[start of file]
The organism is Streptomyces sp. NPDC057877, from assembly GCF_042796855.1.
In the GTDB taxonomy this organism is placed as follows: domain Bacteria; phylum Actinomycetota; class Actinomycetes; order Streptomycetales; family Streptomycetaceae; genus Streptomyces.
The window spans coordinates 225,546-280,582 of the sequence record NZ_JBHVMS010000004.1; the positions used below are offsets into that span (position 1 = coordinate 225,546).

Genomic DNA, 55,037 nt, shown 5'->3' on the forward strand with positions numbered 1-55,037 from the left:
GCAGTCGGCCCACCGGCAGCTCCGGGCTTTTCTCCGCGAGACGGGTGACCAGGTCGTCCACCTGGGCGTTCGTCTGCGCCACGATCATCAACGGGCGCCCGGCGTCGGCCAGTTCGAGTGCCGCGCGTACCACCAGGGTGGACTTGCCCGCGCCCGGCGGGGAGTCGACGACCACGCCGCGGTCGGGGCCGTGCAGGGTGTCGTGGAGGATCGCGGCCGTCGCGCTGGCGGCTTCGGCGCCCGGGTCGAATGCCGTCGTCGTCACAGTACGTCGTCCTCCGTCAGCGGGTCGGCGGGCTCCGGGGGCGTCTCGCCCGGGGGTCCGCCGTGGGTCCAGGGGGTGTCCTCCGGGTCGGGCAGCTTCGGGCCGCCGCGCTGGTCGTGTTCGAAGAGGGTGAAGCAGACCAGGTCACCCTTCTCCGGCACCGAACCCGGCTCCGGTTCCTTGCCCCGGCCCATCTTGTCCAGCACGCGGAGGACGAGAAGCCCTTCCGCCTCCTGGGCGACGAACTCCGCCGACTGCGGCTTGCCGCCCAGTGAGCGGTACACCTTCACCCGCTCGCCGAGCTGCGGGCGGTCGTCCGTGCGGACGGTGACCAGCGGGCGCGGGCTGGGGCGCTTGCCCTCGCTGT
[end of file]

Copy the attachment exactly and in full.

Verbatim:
The organism is Streptomyces sp. NPDC057877, from assembly GCF_042796855.1.
In the GTDB taxonomy this organism is placed as follows: domain Bacteria; phylum Actinomycetota; class Actinomycetes; order Streptomycetales; family Streptomycetaceae; genus Streptomyces.
The window spans coordinates 225,546-280,582 of the sequence record NZ_JBHVMS010000004.1; the positions used below are offsets into that span (position 1 = coordinate 225,546).

Genomic DNA, 55,037 nt, shown 5'->3' on the forward strand with positions numbered 1-55,037 from the left:
GCAGTCGGCCCACCGGCAGCTCCGGGCTTTTCTCCGCGAGACGGGTGACCAGGTCGTCCACCTGGGCGTTCGTCTGCGCCACGATCATCAACGGGCGCCCGGCGTCGGCCAGTTCGAGTGCCGCGCGTACCACCAGGGTGGACTTGCCCGCGCCCGGCGGGGAGTCGACGACCACGCCGCGGTCGGGGCCGTGCAGGGTGTCGTGGAGGATCGCGGCCGTCGCGCTGGCGGCTTCGGCGCCCGGGTCGAATGCCGTCGTCGTCACAGTACGTCGTCCTCCGTCAGCGGGTCGGCGGGCTCCGGGGGCGTCTCGCCCGGGGGTCCGCCGTGGGTCCAGGGGGTGTCCTCCGGGTCGGGCAGCTTCGGGCCGCCGCGCTGGTCGTGTTCGAAGAGGGTGAAGCAGACCAGGTCACCCTTCTCCGGCACCGAACCCGGCTCCGGTTCCTTGCCCCGGCCCATCTTGTCCAGCACGCGGAGGACGAGAAGCCCTTCCGCCTCCTGGGCGACGAACTCCGCCGACTGCGGCTTGCCGCCCAGTGAGCGGTACACCTTCACCCGCTCGCCGAGCTGCGGGCGGTCGTCCGTGCGGACGGTGACCAGCGGGCGCGGGCTGGGGCGCTTGCCCTCGCTGT